Autistic Faith

Go, take to yourself an adulterous wife and children of unfaithfulness . . . . Go, show your love to your wife again, though she is loved by another and is an adulteress. Love her as the LORD loves the Israelites, though they turn to other gods and love the sacred raisin cakes.”

God told Hosea to marry, to put it bluntly, a prostitute. The point of this: God’s people had prostituted themselves spiritually. I have a new take on this … a gentler approach, and one that may help us understand better the Apostle Peter!

Friday night here in Phoenix we had the Rock & Worship Roadshow, and what an amazing show it was! Tenth Avenue North sang their song “By Your Side” during this show. Something struck me when they sang this verse:

And please don’t fight
These hands that are holding you.
My hands are holding you.

I work with low-functioning autistic children who are in the first through fifth grades. It is not an easy job, to say the least. These children struggle with understanding basic necessities of life and learning. It can be such a joy watching them suddenly grasp how to say a word, count out loud, use the toilet by themselves, or even just point at a picture. When they achieve these, I and the other teachers cannot help but hold them close in a big hug and say “Good job! I am so proud of you!” To get to this point, however, there are many struggles for both of us.

Just to get these students to learn something takes great patience and repetition. Occasionally, these little ones can pick up a new task in an instant. It also can take several minutes or several months to get them to learn something as simple as pointing to a picture to saying “I want …” to walking without holding our hand. Even after they learn something, they can easily forget until we remind them. They can get distracted by toys and food quicker than we can blink!

Much of the time they do not want to learn something new, even if it is for their benefit. These young ones can scream and cry, kick and hit, scratch and pinch, flail around, and bite … us, other students, and even themselves. When this happens, we have to step in and try to calm them down through speaking softly, occasionally speaking very firmly, holding on to them (through holding hands or holding their arms), and, when it is really bad, putting them in a hold. A hold means restraining their arms, and sometimes their legs, until they can relax and listen once again. Many times they fight this hold with every bit of strength they have.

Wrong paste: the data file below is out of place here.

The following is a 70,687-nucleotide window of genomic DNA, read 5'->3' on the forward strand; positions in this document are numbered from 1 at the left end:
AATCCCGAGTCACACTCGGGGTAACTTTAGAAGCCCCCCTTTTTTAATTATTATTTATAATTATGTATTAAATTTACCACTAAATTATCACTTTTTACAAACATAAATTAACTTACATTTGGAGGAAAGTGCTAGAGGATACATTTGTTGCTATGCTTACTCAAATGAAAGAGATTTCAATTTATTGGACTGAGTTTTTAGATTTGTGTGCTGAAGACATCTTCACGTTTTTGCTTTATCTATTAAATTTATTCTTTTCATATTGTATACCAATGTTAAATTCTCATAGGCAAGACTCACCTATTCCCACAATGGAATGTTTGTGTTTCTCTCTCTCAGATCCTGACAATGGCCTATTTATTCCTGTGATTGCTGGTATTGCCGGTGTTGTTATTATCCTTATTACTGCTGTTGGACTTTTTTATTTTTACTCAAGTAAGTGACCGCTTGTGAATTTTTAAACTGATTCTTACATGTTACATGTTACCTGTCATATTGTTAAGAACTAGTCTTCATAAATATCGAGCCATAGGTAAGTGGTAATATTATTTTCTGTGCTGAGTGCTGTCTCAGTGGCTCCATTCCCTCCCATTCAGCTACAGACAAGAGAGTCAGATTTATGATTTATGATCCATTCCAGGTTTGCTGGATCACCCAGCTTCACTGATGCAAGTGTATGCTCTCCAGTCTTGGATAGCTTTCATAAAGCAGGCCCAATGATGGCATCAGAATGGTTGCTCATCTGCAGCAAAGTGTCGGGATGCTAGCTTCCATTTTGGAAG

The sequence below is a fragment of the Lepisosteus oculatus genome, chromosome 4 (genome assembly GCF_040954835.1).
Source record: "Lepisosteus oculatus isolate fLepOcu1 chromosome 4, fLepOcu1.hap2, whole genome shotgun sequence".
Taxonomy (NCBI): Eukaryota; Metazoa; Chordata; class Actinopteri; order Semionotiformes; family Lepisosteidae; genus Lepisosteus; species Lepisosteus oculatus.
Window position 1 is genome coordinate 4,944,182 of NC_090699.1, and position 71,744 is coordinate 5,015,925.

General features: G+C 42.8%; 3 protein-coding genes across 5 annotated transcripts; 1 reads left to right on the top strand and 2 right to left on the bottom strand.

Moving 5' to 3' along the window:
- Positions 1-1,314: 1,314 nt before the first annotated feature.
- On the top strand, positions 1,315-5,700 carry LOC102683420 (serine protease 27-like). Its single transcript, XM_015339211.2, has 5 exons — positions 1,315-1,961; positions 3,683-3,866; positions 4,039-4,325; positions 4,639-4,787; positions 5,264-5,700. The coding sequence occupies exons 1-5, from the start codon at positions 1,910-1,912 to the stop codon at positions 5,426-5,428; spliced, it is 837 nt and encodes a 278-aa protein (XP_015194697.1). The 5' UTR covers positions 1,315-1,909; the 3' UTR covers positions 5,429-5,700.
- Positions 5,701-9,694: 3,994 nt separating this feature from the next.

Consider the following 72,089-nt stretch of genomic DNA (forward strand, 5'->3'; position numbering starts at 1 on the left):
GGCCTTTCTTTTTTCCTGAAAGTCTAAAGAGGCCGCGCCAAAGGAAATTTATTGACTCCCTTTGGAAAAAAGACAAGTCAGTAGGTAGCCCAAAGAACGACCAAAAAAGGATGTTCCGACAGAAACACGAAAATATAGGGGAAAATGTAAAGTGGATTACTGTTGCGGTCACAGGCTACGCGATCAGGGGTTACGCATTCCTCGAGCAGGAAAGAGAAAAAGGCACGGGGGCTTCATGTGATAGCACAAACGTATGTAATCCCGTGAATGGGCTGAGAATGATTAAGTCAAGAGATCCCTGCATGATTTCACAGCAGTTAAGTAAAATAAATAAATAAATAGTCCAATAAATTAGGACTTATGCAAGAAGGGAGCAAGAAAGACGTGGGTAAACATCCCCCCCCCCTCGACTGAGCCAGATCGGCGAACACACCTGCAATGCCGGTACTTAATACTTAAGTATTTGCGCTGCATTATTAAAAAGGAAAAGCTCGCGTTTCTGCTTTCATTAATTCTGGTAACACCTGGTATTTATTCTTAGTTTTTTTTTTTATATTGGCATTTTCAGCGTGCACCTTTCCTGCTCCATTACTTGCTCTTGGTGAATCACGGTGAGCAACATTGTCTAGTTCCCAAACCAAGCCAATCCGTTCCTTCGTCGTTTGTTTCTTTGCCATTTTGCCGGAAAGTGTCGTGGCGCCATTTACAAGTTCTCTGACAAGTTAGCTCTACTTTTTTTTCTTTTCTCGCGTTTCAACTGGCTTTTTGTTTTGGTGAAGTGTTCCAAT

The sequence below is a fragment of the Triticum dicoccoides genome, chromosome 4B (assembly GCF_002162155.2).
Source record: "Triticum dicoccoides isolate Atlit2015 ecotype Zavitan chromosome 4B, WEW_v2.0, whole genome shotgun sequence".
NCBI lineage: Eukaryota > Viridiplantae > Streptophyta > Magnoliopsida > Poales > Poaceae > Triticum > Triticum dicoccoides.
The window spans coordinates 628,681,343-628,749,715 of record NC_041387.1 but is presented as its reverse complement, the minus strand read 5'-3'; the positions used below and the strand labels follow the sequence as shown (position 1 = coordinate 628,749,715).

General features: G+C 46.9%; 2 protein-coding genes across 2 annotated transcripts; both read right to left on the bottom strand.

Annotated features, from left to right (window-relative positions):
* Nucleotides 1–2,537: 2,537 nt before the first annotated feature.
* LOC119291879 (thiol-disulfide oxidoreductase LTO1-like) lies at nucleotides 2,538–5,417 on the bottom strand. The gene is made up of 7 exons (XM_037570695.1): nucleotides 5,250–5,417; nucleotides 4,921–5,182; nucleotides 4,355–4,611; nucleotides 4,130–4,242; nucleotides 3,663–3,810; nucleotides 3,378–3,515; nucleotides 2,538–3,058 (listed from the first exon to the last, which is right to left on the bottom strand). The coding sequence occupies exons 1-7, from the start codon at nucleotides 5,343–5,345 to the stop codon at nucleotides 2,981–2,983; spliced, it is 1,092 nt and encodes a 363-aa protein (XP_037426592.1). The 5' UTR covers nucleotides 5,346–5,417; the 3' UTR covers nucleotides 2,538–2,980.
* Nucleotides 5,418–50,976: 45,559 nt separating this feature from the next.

This past Friday was one of those days that I had to help with every one of these with various students. I just wanted to say to these kiddos, “Just relax! I love you and want to help you! Please, listen and sit still! It will be okay!”

The thing that struck me at the concert when listening to Tenth Avenue North was this:

We Christians sure can act like autistic children.

God comes to us when we have no understanding of His ways and His love. He gently moves us toward being like His Son, and sometimes we get it right away. The vast majority of the time, we kick and scream; we flail around like we are being forced to eat dung; and we lash out at our Teacher and each other. We easily get distracted by toys and food … and each other. It takes us a lifetime to grasp the simple teachings of loving God and loving others.

Yet, God patiently works with us, every moment of every day. Sometimes He coaxes us, other times He holds us until we listen, again.

Am I saying God sent autism into the world to teach us to love Him more? Not at all. Like all things, He has redeemed this aspect of our fallen world to display His glory and love.

Just as with Hosea and Gomer, God takes a situation that looks miserable and makes it something glorious. I never imagined I would work with autistic children. Now that I am, I would never want to give up the chance. It does not mean I will not change careers in the future, but as hard as it is working with these very special children I have rarely been so fulfilled and blessed.

The message for the rest of us: Let the Healer and Teacher mold us. It is not comfortable being put in a hold (being disciplined), but it is so glorious when we finally “get it” and He simply holds us as He says “Good job! I am so proud of you!

  1. March 1st, 2012

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